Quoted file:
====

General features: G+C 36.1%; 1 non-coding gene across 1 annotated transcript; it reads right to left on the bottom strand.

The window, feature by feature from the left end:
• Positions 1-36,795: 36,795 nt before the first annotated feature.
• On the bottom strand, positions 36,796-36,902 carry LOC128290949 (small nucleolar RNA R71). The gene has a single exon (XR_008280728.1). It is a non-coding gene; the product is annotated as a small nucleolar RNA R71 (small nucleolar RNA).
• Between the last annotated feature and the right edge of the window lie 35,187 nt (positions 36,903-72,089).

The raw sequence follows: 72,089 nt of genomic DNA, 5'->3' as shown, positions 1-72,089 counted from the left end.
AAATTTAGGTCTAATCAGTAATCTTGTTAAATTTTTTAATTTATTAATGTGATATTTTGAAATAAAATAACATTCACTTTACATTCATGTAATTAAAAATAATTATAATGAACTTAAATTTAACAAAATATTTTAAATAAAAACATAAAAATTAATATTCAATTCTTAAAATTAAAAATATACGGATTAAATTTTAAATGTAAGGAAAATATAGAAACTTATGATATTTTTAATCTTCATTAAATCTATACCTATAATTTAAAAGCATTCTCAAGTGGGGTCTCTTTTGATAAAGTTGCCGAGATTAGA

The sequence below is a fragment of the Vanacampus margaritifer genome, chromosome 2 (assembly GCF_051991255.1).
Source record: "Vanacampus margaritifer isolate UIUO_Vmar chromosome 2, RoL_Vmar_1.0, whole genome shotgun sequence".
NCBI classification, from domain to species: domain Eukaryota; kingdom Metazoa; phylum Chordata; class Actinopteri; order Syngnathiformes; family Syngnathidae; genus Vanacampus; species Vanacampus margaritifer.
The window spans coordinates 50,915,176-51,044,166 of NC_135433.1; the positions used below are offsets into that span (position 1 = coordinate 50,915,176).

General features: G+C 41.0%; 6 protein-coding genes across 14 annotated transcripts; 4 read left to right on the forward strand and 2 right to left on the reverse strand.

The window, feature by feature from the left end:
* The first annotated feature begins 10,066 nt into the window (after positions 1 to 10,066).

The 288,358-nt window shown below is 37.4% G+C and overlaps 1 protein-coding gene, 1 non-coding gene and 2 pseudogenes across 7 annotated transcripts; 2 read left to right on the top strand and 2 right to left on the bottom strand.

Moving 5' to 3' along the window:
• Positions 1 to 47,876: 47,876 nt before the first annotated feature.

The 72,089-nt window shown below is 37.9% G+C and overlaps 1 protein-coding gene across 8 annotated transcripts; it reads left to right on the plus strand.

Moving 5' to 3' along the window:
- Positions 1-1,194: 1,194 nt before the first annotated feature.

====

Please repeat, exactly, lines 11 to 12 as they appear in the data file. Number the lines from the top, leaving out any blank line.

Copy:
The window spans coordinates 50,915,176-51,044,166 of NC_135433.1; the positions used below are offsets into that span (position 1 = coordinate 50,915,176).

General features: G+C 41.0%; 6 protein-coding genes across 14 annotated transcripts; 4 read left to right on the forward strand and 2 right to left on the reverse strand.